- Data privacy is an increasingly discussed topic all over the globe. Unfortunately, it often takes some type of law or regulation to convince companies to do a better job of protecting the data entrusted to them. But, forced or not, any step in getting people to protect information more effectively feels like a good one. The Senate Judiciary Committee’s new tech task force leader, Marsha Blackburn, aims to take one of those steps by passing data privacy legislation—particularly to hold Silicon Valley tech giants accountable.
- New Hampshire joins Ohio, South Carolina, and Michigan in enacting a new data security law directed at insurers. As part of creating a written information security program, licensees are mandated to conduct risk assessments. Getting a baseline risk assessment is a critical starting point for all organizations, so this law will hopefully push more organizations into understanding and improving their security stature.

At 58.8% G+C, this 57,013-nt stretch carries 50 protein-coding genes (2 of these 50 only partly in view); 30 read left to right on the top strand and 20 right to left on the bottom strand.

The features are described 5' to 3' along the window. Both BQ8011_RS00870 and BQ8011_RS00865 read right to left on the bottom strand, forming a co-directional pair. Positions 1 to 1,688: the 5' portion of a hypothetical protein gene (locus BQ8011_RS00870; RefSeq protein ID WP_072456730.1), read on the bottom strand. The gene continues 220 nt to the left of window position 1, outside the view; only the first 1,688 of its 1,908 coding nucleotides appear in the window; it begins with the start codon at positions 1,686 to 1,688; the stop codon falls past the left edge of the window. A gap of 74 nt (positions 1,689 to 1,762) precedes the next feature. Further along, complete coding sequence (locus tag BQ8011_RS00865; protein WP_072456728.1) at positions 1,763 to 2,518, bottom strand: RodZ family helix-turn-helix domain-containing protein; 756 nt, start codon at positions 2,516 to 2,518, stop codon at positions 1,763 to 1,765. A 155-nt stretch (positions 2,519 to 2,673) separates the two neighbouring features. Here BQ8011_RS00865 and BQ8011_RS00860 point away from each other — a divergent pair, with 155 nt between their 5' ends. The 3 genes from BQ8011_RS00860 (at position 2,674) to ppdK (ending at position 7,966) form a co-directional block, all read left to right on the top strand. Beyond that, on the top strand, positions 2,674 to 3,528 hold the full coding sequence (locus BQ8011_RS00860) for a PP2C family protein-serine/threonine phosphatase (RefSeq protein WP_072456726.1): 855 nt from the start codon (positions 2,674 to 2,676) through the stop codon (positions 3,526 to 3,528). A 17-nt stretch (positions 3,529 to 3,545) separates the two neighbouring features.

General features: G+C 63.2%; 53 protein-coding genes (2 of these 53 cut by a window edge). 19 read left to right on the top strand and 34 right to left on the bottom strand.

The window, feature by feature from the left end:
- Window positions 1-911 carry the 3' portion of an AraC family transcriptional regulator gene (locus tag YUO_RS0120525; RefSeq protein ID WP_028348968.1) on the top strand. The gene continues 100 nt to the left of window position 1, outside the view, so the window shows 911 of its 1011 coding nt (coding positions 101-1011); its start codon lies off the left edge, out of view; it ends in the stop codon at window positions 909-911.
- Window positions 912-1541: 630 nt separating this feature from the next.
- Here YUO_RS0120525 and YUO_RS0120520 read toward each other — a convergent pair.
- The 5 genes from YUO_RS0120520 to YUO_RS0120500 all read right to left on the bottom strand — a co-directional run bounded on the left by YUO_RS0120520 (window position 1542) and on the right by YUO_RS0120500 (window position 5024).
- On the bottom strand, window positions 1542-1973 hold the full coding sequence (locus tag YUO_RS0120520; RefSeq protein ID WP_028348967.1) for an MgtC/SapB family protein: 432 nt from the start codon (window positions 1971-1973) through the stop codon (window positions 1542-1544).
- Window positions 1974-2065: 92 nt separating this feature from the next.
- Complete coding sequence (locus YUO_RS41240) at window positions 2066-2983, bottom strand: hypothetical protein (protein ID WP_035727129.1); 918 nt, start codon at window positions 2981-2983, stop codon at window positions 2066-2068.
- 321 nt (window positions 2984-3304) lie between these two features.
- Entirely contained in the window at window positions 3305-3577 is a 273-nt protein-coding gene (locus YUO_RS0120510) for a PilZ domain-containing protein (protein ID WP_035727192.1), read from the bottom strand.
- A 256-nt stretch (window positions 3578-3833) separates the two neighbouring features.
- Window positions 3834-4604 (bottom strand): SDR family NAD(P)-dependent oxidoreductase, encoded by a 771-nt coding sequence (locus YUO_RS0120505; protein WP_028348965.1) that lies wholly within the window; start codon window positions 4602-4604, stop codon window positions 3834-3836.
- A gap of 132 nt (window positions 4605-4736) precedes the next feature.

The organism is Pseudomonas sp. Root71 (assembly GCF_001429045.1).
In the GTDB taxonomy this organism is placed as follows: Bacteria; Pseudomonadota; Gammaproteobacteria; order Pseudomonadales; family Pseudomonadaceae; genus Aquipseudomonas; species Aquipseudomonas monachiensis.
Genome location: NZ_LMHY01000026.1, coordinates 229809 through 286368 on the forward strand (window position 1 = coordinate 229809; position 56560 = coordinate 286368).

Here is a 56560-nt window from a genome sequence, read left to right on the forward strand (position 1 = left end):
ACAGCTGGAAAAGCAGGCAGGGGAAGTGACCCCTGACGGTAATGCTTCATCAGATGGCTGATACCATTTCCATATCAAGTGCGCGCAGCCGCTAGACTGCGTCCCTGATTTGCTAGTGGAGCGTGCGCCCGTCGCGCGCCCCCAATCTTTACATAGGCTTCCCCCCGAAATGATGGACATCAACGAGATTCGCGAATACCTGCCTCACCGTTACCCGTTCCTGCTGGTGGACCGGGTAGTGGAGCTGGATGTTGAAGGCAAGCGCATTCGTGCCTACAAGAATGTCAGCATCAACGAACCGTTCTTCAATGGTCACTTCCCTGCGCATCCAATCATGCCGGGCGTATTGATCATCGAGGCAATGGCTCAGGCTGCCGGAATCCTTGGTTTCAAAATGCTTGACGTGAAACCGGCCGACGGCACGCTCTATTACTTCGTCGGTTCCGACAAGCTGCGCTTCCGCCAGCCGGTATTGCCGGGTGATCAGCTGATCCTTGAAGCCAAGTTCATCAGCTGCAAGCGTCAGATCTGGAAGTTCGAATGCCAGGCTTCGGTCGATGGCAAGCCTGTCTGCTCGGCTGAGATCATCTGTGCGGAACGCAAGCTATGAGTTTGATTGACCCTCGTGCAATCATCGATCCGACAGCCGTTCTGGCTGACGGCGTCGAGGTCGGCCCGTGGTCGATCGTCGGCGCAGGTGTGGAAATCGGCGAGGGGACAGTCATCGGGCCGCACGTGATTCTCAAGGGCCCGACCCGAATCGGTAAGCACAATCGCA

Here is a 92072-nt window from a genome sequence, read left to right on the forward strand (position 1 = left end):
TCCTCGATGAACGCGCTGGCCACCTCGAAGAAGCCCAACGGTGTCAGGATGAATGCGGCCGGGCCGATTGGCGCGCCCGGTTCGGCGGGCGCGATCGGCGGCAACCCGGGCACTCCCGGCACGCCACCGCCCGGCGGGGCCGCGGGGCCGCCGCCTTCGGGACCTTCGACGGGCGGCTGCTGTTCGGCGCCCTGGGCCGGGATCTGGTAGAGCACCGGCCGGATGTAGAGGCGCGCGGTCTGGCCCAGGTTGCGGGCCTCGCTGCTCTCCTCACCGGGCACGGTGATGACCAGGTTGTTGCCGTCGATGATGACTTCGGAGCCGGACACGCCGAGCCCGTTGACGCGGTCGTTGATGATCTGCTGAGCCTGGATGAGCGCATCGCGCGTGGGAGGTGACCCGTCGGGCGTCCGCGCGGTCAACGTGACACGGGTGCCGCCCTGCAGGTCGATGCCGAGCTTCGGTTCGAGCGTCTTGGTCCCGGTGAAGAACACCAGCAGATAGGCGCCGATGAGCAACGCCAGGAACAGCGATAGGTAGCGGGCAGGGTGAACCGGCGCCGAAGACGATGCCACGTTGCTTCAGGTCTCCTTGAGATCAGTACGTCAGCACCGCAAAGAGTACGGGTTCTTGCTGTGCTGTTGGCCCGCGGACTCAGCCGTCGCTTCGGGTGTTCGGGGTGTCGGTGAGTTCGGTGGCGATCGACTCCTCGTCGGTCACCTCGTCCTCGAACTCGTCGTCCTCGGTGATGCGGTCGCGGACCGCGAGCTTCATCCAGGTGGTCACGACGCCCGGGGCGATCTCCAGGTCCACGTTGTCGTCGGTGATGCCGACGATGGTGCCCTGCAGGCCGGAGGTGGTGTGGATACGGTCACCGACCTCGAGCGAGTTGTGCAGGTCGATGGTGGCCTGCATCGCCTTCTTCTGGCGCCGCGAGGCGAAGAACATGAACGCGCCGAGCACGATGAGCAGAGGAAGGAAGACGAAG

Technology and Machinery
- The Department of Homeland Security issued a security alert for operators of small planes at the beginning of August. Flight systems are vulnerable to hacking if someone gains unauthorized physical access to their planes—all it takes is adding a small device to plane wiring to manipulate electrical messages.
- Russian probing doesn’t stop at elections. Microsoft warned that Russia-linked attackers are gaining access to networks through poorly configured devices, such as office printers and VOIP phones.
- No one is immune to security incidents, but that doesn’t mean we should welcome them with open arms. The Pentagon knowingly purchased thousands of computers, printers, security cameras, and networking equipment that contained confirmed cybersecurity vulnerabilities.
- With the increased number of vehicles being internet-connected, the chances of vulnerabilities and incidents increases. This is causing some extreme concern among a group of security advocates who are suggesting a September-eleventh-like attack could be on the horizon.